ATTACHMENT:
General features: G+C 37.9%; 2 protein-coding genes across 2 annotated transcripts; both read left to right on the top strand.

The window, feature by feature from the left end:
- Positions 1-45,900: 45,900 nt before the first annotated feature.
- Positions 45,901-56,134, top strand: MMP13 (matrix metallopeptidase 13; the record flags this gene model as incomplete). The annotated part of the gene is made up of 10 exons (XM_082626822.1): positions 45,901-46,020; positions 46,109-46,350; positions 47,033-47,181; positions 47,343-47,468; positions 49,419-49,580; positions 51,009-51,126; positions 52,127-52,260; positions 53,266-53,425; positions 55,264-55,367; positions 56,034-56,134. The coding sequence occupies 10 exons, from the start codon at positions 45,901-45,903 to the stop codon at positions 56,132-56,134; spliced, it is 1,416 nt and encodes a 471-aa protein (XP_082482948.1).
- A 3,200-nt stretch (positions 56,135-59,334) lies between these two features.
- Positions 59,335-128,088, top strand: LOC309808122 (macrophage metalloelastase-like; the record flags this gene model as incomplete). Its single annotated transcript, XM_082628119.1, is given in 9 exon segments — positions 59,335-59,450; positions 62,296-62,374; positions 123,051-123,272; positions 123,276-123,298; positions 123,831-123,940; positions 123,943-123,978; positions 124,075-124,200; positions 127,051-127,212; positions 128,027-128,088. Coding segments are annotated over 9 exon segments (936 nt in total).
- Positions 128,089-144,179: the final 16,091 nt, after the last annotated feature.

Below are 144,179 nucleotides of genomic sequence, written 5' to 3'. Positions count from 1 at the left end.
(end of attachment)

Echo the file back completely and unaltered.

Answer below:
General features: G+C 37.9%; 2 protein-coding genes across 2 annotated transcripts; both read left to right on the top strand.

The window, feature by feature from the left end:
- Positions 1-45,900: 45,900 nt before the first annotated feature.
- Positions 45,901-56,134, top strand: MMP13 (matrix metallopeptidase 13; the record flags this gene model as incomplete). The annotated part of the gene is made up of 10 exons (XM_082626822.1): positions 45,901-46,020; positions 46,109-46,350; positions 47,033-47,181; positions 47,343-47,468; positions 49,419-49,580; positions 51,009-51,126; positions 52,127-52,260; positions 53,266-53,425; positions 55,264-55,367; positions 56,034-56,134. The coding sequence occupies 10 exons, from the start codon at positions 45,901-45,903 to the stop codon at positions 56,132-56,134; spliced, it is 1,416 nt and encodes a 471-aa protein (XP_082482948.1).
- A 3,200-nt stretch (positions 56,135-59,334) lies between these two features.
- Positions 59,335-128,088, top strand: LOC309808122 (macrophage metalloelastase-like; the record flags this gene model as incomplete). Its single annotated transcript, XM_082628119.1, is given in 9 exon segments — positions 59,335-59,450; positions 62,296-62,374; positions 123,051-123,272; positions 123,276-123,298; positions 123,831-123,940; positions 123,943-123,978; positions 124,075-124,200; positions 127,051-127,212; positions 128,027-128,088. Coding segments are annotated over 9 exon segments (936 nt in total).
- Positions 128,089-144,179: the final 16,091 nt, after the last annotated feature.

Below are 144,179 nucleotides of genomic sequence, written 5' to 3'. Positions count from 1 at the left end.